Mary starts out as quite a self-centered girl, preoccupied with her own feelings and opinions about everything. She is blunt and demanding, insisting she will not eat porridge because she hates it, expecting Martha to dress her, thinking that she needs better, proper food, because of her importance. She is quite blunt with her cousin, but also trying to help him heal from his miseries. Mary forces him to face the truth about their parents and pull away from his self-deceptions. She believes she killed her mother, because “I wished her dead.” As the story goes on, she becomes warmer, more concerned with others and their needs, and fascinated with her secret garden. She’s so eager to heal Colin, she doesn’t always think about his feelings about things (such as that he might not want to see where his mother died, or touch her things, or see her photographs, or think about her). Unlike in the book where Mary took things at face value, this one wrote up and performed stories for her mother even at a young age. She is forever daydreaming and imagining things, changing the rooms and places around her into magical, wondrous glimpses into an imagined past. She discovers a photograph about their mothers and derives an entire history from it, leaping to a conclusion about Colin not being as sick as he thinks he is, and “knowing” that his mother would not want him to live this way. She believes her aunt chose to die in the garden because of its beautiful, and “gave it her magic,” so it can cure her son. Mary sees what Colin could be, and tries to push him toward it, literally invading his room and hauling him around in his wheelchair. She believes fantastical things without evidence; upon first hearing mysterious cries in the night, she assumes it’s a ghost. Mary has flashbacks into her own past, as she learns to reinterpret her memories through the letters she found (at first, based on her own limited, subjective experiences, she cannot believe that her mother ever truly loved her, or understand her severe depression).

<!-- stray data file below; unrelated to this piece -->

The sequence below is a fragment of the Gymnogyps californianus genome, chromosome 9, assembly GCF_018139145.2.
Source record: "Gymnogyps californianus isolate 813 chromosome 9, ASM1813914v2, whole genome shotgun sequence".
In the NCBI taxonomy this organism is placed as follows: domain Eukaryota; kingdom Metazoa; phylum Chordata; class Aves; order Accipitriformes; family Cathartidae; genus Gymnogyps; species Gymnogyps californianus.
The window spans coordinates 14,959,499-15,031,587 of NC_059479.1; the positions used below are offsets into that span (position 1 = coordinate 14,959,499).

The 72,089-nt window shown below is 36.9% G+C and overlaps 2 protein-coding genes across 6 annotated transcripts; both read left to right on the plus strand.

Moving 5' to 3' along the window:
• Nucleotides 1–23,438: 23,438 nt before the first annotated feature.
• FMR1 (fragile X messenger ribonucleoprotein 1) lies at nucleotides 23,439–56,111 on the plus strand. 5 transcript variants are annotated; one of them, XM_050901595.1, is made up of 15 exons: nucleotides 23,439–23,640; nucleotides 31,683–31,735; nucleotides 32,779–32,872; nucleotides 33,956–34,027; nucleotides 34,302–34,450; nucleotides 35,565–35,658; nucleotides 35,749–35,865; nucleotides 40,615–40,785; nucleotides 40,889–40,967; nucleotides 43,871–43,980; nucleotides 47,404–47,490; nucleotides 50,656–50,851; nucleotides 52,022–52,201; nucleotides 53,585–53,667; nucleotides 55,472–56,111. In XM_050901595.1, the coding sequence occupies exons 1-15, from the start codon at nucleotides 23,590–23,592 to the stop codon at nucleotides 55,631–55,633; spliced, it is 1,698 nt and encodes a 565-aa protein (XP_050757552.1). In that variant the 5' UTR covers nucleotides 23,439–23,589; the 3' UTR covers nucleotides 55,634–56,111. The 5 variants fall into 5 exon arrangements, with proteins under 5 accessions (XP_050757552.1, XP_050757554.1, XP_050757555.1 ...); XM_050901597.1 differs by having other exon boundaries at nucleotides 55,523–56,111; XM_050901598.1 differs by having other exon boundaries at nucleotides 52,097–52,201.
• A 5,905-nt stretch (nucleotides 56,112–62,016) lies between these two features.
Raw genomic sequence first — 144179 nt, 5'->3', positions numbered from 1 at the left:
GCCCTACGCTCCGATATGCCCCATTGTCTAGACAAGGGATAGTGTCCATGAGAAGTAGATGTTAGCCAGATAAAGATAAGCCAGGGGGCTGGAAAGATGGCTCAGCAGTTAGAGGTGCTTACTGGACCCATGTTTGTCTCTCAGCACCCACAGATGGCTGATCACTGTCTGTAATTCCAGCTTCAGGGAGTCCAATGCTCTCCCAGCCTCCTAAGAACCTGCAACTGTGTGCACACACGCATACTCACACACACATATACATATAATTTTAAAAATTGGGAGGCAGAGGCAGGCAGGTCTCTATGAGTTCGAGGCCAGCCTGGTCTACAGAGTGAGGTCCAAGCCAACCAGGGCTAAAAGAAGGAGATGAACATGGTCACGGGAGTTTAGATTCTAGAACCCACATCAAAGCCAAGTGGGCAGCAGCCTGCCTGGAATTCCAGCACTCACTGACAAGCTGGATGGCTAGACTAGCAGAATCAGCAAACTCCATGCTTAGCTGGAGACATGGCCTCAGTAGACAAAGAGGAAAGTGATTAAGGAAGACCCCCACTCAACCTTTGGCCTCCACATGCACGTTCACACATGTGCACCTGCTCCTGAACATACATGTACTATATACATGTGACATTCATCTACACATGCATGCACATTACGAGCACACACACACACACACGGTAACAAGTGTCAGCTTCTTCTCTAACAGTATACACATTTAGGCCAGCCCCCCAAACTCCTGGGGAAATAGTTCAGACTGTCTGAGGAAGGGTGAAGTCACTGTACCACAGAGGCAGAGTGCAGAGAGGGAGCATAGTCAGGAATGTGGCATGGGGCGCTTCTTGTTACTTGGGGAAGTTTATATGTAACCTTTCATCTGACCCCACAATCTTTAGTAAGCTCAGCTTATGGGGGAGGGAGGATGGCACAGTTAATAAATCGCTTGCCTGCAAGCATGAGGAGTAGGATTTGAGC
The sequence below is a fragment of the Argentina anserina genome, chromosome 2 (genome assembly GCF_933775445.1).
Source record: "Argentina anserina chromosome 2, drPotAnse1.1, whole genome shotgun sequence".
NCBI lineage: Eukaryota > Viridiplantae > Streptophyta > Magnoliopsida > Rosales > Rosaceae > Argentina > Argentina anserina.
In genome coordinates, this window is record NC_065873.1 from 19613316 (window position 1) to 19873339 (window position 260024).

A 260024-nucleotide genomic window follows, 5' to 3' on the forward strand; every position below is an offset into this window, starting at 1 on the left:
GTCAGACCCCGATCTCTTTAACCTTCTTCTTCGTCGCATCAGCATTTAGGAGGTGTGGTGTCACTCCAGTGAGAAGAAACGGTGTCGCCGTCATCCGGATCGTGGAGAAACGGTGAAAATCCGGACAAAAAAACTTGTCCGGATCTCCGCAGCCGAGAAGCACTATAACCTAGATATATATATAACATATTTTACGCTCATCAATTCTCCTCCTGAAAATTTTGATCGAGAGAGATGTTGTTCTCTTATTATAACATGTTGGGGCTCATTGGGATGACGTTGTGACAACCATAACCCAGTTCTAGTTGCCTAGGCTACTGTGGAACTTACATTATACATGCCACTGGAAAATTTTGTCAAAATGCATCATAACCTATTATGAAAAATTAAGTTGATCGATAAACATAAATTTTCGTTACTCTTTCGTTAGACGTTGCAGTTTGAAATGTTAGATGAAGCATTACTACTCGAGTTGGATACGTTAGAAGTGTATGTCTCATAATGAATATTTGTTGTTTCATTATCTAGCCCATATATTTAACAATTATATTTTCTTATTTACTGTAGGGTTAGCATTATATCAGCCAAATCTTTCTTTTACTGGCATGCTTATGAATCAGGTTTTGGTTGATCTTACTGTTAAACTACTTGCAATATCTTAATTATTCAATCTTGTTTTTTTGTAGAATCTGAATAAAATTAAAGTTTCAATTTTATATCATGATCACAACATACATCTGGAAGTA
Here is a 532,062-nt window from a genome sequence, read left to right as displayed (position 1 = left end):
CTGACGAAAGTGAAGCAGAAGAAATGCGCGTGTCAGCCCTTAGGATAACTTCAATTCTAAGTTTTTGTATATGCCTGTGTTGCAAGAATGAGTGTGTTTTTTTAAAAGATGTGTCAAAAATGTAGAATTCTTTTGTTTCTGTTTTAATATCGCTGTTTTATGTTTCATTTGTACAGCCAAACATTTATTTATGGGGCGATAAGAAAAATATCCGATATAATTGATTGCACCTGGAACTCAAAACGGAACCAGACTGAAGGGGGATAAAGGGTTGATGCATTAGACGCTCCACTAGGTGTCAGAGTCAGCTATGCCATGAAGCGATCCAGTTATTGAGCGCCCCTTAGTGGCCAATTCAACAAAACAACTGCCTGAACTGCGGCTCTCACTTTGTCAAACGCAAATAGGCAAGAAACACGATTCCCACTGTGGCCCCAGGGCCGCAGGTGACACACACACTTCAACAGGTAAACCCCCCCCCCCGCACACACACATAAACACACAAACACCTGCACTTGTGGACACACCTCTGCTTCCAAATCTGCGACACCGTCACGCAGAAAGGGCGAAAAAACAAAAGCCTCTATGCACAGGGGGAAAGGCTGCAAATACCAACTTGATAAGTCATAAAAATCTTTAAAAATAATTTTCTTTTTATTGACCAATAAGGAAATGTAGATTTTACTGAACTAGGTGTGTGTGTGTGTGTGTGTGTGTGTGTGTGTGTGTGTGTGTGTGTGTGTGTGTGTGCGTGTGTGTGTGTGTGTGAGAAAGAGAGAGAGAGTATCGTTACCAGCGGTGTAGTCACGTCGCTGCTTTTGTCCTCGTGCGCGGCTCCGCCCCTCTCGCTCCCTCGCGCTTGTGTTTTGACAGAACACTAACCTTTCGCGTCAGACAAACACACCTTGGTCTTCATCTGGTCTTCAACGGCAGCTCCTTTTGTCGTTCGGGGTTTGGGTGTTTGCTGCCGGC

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Mary thinks she was unloved and unwanted, and blames herself for killing her (“I wished for her to die and she did… I am her murderer”). When her uncle threatens to send her to school, Mary decides that she will live in the garden and “be all alone again.” At first, she is hateful, selfish, and angry much of the time. She doesn’t concern herself with wanting to be pleasant or good, but as she matures, she becomes more interested in the welfare of others and in sharing what she has discovered with them. Mary feels just as wronged by life as Colin, and responds defensively that her mother is also dead. She distracts herself with fanciful notions and daydreams. She can be elitist, arrogant, and condescending, but also is confident in pursuing what she wants. Unlike her cousin Colin, she is not afraid to go out into the world to find answers.